What revolution will you lead?

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This post is part of the daily blog challenge from Live Your Legend.
Daily Challenge #7.

These are my opinions and based on my personal experience.


I’ve answered this question piece-meal in my previous posts but here is my answer. I want to strive towards equalizing gender parity in education. I also want to educate those who are interested in teaching English abroad to be better prepared for the challenges they may face. My work in gender parity is my primary focus with the TEFL education being a side project I will be pursuing concurrently.

I’m researching the market I want to break in to as well as designing my product line for my social business, which will be the driving force behind my ability to change gender parity. Once I have all of the pieces in place (partnerships, business plan, product design, marketing, etc.) I will launch my business and initiatives, which I’m very excited for! The main issues I want to tackle within gender parity in education are:

  1. Increasing quality educational opportunities for females in developing/third world countries. The focus will be on secondary and post-secondary schooling.
  2. Providing support in the form of educational materials to classrooms all over the world, including America.
  3. Educating parents and communities regarding the benefits of female education and how it is a world changer.

The main goal, ultimately, is to give the freedom of choice to females all over the world. Whether they choose the route to education or not will truly be up to them. I hate the fact that society, culture, or familial expectations keep females from getting an education, if that is what they want. I understand that financial issues may bar lack of education but obtaining at least secondary schooling, which is free in most countries, you increase the chances of higher wages for females, which have bigger economic implications. In 2012, a study by OECD shows that:

The increase in educational attainment accounted for around 50 percent of economic growth (2.1 percent per annum on average, for the 30 countries from 1960 to 2008), of which over half was due to increased female educational attainment.

In a 1999 study of 100 countries by David Dollar and Roberta Gatti, they found that:

increasing the share of women completing secondary education by 1 percent increases economic growth by 0.3 percent, a significant amount.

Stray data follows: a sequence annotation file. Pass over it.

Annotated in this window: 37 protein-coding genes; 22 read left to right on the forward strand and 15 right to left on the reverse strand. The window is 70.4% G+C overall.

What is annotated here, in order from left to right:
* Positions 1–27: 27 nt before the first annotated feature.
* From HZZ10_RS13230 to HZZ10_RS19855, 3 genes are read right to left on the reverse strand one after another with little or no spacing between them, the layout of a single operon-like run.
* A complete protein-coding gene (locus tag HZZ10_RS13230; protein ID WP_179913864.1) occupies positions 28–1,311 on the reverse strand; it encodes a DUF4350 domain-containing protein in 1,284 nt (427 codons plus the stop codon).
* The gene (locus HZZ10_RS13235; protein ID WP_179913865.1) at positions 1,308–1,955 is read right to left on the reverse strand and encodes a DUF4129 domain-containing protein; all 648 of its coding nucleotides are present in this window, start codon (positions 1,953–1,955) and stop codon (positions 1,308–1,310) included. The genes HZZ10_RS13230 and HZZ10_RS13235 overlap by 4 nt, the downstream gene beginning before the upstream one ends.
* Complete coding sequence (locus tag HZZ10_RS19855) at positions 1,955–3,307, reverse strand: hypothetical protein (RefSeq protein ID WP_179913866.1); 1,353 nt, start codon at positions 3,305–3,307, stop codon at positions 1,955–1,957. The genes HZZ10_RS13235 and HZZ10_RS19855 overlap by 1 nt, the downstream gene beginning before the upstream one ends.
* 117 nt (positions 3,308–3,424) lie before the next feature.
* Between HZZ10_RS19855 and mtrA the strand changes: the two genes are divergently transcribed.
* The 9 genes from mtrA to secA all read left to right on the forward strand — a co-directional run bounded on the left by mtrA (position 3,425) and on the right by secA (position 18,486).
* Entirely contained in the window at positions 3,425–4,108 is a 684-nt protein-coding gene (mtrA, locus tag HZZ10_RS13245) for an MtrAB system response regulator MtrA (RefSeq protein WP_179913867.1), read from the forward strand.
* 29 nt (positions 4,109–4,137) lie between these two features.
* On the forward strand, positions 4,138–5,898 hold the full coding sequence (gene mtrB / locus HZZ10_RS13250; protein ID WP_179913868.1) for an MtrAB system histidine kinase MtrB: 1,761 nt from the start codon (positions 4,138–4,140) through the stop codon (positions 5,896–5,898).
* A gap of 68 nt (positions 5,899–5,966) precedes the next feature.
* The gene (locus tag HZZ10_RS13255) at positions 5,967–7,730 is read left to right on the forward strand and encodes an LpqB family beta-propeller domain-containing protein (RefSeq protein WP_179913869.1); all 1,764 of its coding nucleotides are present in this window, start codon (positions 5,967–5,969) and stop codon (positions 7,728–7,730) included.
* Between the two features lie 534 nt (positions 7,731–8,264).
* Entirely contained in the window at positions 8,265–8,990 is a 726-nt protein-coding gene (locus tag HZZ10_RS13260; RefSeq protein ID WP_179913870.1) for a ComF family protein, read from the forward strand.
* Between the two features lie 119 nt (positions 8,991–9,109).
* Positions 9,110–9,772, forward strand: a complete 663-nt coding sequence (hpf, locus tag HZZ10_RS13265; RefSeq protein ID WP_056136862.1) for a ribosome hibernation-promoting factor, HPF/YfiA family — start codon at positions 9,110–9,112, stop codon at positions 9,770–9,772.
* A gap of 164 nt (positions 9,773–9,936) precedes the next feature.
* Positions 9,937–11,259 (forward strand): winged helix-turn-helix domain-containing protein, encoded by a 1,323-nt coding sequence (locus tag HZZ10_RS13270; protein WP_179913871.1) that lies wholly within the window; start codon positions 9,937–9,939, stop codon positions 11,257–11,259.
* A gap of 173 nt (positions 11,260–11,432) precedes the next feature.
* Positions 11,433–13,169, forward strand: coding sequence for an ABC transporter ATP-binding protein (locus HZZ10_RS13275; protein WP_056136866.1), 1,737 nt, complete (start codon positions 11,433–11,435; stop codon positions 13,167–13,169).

My social business will address these issues through public workshops, scholarships for females pursuing post-secondary education, and the donation of materials to schools struggling to provide the most basic materials to students (or to low income schools where students and their families can’t afford those materials).

The TEFL education issue is something I noticed while teaching English in the Republic of Georgia and now that I’m currently pursuing teaching in South Korea. A find a huge gap in those who are “in the know” or those who are not. Information seems to be hard to find regarding what life is actually like teaching abroad and the steps to get there (despite there being thousands of blogs and videos on the subject). No one is actually educating those interested in the job or charging outrageous fees for the information.

My goal is to provide those interested in TEFL all of the considerations when pursuing TEFL, as well as the resources to research their country and market of choice. How do I choose a school to work with? Which countries are the best to teach in? How do I prepare? These are some of the questions I will be addressing in this blog. If a potential teacher is better prepared, they can provide better quality instruction to their students. Hopefully, it will also help dissuade those not serious about teaching from entering the industry at all. Let’s face it, if you don’t really want to teach but want a year long vacation, TEFL isn’t for you.

This is the revolution I want to lead, no matter how long it takes.

– Alexanio

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